Caw, caw, caw the crows
Expressing their discontent
Keep song birds away

I don’t know why they have to be so noisy. They woke me earlier this morning and now they’re disturbing my relaxing time on the deck. They make me feel a bit discontent myself. But at last they move on to another neighborhood to disturb the occupants of a different deck. Peacefulness returns again. I close my eyes and soak in the sound of songbirds tweeting and twittering. I love the warmth of the sun. I open my eyes and survey the many flowers we’ve planted—bright purple petunias, fragrant lavender, blue lobelia, salvia just beginning to bud, brilliant yellow snap dragons, perfectly pink carnations and zinnias.

Daisies, alyssum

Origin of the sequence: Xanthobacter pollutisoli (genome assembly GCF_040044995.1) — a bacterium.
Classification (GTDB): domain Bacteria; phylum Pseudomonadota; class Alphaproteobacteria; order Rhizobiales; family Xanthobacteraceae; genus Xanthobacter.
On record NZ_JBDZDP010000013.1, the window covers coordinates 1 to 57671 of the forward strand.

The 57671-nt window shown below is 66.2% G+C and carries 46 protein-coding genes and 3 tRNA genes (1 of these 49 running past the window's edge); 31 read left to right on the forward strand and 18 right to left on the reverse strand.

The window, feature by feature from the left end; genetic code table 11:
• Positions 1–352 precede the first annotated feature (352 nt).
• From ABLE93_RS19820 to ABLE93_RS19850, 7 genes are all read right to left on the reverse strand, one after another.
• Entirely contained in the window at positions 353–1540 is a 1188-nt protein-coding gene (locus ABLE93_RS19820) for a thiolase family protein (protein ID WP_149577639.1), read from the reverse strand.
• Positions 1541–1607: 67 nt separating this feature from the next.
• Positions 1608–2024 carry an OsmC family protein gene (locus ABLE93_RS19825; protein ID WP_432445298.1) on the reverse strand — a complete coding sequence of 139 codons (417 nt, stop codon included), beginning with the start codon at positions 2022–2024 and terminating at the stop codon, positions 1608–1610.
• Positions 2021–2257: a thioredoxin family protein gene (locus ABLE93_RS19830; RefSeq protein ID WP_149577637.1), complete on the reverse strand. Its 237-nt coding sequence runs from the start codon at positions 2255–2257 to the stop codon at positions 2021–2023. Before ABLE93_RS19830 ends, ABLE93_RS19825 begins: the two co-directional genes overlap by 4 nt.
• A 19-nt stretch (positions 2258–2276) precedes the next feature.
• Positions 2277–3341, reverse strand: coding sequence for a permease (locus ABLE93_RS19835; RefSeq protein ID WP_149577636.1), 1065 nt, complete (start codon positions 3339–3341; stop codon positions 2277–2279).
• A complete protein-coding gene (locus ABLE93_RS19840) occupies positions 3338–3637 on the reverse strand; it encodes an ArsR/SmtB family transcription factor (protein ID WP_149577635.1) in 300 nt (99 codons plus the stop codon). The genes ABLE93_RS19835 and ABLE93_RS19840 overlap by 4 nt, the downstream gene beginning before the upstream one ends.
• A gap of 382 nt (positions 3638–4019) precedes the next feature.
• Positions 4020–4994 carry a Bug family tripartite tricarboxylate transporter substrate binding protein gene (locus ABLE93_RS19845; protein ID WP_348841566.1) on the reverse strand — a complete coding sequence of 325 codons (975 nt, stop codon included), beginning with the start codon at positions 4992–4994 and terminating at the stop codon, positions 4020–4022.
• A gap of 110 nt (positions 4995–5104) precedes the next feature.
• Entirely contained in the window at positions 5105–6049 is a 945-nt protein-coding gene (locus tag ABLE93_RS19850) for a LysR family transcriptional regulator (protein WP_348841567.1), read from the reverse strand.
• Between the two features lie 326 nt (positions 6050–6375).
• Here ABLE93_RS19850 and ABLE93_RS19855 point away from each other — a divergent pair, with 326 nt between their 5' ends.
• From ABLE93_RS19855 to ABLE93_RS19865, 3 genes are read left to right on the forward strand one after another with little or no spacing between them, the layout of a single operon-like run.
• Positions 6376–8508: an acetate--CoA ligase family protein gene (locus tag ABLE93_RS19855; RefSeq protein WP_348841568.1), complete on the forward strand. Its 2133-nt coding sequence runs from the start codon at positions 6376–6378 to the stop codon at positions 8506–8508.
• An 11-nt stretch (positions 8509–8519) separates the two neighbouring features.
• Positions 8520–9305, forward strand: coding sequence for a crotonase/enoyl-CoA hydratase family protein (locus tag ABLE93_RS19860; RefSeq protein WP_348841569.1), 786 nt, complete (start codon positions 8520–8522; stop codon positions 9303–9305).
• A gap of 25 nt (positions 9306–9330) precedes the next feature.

White flowers of the garden
Bees drawn to color

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Hummingbird

The prompt at dVerse Poets Pub today is offered by guest Patti Wolf. She’s asked us to step outside and capture a moment in nature, to write “microworld” poetry. Since I’ve been at work all day and it’s pouring rain, I stepped into my memory bank of sitting peacefully on my flower-filled back deck last week while on vacation. And as a bonus, I decided to try my first haiku.

Hummingbird

Darting bloom to bloom
Purple petunia nectar
Sip, sip, zip, he’s gone

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Iris

Purple

Iris bloom

Standing tall, fragile

My favorite garden flower

Beauty

 

To finish out my NaPoWriMo2015 commitment, I suspect I will be relying a bit on my favorite little form, the elfje.

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The Veil

A thick, dark veil obscures Your beauty
not the sort a bride wears
that offers a glimpse of what lies beneath

An impenetrable, purple veil
like an enormous Persian rug
hanging from poles of acacia wood and gold

Your beloved desires to see